Developmental Biology - Gene Transcription|
Insight Into How Genes Work
Scientists combine two, thirthy year old theories into 'one concrete idea'...
Pioneering research at the University of Exeter's Living Systems Institute in the United Kingdom, has a fresh insight into one of the pivotal building blocks of life - how gene information is translated. Thanks to a team led by Dr Steven West, scientists better understand how genes are read.
The human genome - which is your entire set of DNA - is made up of thousands of genes. Each unit of information on a DNA strand is copied into a messenger molecule, called RNA, in a process known as 'transcription'.
During transcription, a molecule in the cell called RNA polymerase attaches to a DNA strand at its beginning, and copies information in that gene to an RNA molecule, before terminating the transcription process at the end of that gene.
Crucially, in order for this process to be carried out safely in the organism carrying that gene, it's vital to start and stop in the correct place - or else the RNA transcript of the gene message may make no sense, or even be harmful.
Now, new research, published in Genes & Development, has given us fresh insight into how the transcription process terminates.
Traditionally, there were two models thought to explain transcription:
(1) the allosteric model which suggests properties of RNA polymerase are changed at the ends of genes causing transcription to stop; and
(2) the torpedo model that suggests that at the ends of genes, a molecular torpedo jumps onto the RNA - gives chase to RNA polymerase and upon reaching it - knocks it off the DNA strand.
These two models have been debated for over thirty years attempting to understand this elusive final step in transcribing information from DNA. The new research, however, suggests a combination of the two is more likely to explain the process.
New research shows that:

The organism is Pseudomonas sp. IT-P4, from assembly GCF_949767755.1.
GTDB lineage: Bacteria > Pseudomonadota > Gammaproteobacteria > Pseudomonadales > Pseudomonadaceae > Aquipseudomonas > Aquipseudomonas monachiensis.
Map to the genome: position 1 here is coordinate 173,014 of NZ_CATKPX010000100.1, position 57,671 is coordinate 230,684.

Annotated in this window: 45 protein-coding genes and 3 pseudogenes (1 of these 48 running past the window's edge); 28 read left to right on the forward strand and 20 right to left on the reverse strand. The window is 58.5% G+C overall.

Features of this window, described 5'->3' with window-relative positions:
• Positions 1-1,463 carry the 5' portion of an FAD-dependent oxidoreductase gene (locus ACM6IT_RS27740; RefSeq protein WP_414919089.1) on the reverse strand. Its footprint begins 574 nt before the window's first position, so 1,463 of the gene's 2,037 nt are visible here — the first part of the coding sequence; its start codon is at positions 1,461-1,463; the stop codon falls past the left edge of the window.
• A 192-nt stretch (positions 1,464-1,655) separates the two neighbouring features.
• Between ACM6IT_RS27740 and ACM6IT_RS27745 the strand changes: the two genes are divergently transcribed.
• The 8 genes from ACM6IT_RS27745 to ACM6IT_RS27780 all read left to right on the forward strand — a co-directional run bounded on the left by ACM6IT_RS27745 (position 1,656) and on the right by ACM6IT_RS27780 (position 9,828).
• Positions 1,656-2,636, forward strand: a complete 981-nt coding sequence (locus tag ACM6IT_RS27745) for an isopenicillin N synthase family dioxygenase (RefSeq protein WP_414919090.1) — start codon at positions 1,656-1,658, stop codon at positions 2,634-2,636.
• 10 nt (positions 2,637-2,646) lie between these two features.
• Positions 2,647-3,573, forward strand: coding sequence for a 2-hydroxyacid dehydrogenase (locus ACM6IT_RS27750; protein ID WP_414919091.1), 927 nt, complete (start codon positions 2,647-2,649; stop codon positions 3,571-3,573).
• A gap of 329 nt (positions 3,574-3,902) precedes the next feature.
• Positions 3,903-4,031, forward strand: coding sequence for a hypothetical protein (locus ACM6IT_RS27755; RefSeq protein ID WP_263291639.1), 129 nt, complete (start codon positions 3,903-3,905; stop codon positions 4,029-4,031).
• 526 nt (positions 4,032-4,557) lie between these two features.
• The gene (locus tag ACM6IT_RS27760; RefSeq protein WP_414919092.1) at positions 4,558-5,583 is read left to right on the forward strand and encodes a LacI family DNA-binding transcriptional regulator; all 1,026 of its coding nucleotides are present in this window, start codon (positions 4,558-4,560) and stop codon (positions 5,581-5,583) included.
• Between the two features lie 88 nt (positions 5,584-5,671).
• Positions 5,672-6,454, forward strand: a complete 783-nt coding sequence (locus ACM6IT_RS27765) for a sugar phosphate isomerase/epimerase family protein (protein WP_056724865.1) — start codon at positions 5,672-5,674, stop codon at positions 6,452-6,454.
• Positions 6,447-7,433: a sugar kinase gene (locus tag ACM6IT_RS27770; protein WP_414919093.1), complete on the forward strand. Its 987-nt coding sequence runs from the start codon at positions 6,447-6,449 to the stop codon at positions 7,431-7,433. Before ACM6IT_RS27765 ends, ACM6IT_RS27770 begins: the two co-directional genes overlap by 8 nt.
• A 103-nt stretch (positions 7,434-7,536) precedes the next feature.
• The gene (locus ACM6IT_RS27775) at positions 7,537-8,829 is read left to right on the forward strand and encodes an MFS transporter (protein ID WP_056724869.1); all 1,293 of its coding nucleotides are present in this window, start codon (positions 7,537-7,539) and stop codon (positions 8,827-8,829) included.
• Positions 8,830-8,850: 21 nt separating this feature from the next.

• The allosteric mechanism slows down RNA polymerase.
• Once slowed, it is a much easier target for the molecular torpedo.
"Many people will be aware of the therapeutic potential of gene editing technology. However, it is also extremely useful as a biological tool to probe cellular processes as we have done.
When we used gene-editing to remove the molecular torpedo, we were excited to see that the RNA polymerase took much longer to stop - and that this problem was evident on most genes."
Steven West PhD, Senior Lecturer, Molecular Microbiology and Biotechnology, University of Exeter, United Kingdom.
The allosteric and torpedo models have been used for 30 yr to explain how transcription terminates on protein-coding genes. The former invokes termination via conformational changes in the transcription complex and the latter proposes that degradation of the downstream product of poly(A) signal (PAS) processing is important. Here, we describe a single mechanism incorporating features of both models. We show that termination is completely abolished by rapid elimination of CPSF73, which causes very extensive transcriptional readthrough genome-wide. This is because CPSF73 functions upstream of modifications to the elongation complex and provides an entry site for the XRN2 torpedo. Rapid depletion of XRN2 enriches these events that we show are underpinned by protein phosphatase 1 (PP1) activity, the inhibition of which extends readthrough in the absence of XRN2. Our results suggest a combined allosteric/torpedo mechanism, in which PP1-dependent slowing down of polymerases over termination regions facilitates their pursuit/capture by XRN2 following PAS processing.
Joshua D. Eaton, Laura Francis, Lee Davidson and Steven West.
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Current gene transcription model for protein formation. CREDIT Wikipedia